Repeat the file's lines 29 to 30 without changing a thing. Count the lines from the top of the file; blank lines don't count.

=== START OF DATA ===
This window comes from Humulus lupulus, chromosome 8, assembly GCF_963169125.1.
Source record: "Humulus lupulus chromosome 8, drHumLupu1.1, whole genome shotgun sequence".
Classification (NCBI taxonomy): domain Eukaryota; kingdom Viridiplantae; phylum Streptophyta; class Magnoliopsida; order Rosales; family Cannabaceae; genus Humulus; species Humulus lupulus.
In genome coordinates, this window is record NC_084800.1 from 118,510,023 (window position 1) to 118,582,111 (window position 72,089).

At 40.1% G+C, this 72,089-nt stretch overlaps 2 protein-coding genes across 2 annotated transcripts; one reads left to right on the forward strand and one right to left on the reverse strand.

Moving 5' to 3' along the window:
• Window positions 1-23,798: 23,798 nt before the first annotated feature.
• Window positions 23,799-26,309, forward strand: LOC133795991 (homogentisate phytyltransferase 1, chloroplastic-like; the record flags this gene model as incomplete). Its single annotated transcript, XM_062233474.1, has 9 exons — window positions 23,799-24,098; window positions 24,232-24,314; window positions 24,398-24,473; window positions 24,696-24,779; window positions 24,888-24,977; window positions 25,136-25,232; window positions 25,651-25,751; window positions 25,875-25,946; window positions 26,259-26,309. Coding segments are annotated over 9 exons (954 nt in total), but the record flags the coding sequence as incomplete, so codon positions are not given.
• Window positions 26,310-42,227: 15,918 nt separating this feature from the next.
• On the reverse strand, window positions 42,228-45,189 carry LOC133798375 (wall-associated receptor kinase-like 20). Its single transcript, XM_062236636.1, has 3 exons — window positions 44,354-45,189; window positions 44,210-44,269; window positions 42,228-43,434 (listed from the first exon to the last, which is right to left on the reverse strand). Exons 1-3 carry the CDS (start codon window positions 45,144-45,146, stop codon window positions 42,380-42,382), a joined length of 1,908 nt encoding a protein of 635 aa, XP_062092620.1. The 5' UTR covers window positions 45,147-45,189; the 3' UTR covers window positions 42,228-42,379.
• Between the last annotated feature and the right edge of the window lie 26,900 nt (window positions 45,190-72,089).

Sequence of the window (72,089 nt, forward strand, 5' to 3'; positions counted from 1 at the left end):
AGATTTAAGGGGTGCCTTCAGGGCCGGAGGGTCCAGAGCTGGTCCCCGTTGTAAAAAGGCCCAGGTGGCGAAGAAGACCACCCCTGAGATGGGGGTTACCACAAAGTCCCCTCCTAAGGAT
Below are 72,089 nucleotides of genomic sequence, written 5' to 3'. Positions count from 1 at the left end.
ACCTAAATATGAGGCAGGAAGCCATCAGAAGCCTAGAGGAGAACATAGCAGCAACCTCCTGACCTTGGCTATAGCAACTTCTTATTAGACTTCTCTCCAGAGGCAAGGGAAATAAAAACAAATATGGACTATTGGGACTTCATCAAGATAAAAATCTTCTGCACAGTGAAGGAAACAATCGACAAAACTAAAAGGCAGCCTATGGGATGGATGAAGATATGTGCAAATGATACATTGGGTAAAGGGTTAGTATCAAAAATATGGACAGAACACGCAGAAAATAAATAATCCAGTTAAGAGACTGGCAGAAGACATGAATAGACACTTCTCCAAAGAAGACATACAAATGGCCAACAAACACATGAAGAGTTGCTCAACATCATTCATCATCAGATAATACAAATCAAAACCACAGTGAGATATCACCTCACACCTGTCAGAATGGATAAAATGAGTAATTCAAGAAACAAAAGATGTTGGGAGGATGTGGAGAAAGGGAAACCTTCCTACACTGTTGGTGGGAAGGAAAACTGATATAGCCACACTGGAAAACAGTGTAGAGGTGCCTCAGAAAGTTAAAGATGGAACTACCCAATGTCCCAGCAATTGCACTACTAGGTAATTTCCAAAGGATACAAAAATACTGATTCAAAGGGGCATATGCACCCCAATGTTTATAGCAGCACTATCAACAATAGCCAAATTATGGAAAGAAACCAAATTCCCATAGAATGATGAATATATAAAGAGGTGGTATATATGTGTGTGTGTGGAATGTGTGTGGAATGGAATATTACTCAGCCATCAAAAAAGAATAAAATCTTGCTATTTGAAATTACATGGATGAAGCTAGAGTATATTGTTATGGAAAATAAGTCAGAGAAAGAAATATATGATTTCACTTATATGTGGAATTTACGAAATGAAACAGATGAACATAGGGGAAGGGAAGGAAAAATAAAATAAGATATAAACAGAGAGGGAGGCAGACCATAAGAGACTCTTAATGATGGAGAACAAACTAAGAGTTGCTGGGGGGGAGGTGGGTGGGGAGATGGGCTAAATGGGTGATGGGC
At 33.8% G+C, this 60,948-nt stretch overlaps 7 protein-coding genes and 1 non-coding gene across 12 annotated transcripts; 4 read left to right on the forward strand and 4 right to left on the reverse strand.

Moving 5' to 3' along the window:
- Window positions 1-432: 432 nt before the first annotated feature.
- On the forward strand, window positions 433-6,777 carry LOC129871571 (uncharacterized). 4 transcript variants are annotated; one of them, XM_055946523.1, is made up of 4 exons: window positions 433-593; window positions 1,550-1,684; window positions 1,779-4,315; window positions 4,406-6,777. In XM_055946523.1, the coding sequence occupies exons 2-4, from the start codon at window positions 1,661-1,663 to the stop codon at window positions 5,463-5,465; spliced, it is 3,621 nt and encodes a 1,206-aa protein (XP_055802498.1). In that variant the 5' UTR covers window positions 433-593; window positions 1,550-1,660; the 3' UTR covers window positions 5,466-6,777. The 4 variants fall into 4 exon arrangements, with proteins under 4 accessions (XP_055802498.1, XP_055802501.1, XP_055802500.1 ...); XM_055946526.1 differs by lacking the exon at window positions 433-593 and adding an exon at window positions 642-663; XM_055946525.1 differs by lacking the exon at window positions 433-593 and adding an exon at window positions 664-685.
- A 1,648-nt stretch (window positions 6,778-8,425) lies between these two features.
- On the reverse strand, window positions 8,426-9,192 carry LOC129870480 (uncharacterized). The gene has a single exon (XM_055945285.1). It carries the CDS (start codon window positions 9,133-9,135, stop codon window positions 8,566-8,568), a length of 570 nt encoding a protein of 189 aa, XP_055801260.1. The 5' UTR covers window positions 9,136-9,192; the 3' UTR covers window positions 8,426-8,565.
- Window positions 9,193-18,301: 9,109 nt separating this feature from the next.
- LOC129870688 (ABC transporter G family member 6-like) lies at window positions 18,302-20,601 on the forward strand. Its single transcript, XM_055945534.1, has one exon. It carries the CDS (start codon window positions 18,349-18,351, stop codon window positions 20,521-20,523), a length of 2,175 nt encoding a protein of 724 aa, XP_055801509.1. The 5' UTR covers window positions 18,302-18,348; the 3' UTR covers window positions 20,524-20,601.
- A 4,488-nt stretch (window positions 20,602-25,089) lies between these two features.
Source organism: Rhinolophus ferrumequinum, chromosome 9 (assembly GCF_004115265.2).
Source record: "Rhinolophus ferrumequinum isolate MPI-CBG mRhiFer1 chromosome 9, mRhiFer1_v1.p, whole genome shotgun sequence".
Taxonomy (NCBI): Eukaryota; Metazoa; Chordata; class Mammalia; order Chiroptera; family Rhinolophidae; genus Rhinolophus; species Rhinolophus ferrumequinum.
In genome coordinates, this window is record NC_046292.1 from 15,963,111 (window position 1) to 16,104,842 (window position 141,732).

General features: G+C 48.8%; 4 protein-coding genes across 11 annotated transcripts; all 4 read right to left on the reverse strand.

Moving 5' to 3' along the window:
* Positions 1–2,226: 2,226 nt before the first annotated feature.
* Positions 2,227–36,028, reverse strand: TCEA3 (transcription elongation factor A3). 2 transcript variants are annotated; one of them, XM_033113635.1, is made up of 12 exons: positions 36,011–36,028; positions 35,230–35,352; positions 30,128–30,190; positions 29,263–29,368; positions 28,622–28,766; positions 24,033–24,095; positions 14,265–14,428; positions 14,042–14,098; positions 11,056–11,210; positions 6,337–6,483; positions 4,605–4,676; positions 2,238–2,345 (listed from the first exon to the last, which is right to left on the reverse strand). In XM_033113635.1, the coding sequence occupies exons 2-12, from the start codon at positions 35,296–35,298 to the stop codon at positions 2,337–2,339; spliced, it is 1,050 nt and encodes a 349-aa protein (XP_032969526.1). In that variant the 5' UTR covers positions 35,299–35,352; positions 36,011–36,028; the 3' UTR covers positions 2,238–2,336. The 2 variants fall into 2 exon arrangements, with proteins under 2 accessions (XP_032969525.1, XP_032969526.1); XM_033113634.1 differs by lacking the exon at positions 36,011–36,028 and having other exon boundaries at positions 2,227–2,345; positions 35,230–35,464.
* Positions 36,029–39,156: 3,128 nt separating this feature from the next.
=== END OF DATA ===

General features: G+C 48.8%; 4 protein-coding genes across 11 annotated transcripts; all 4 read right to left on the reverse strand.

Moving 5' to 3' along the window: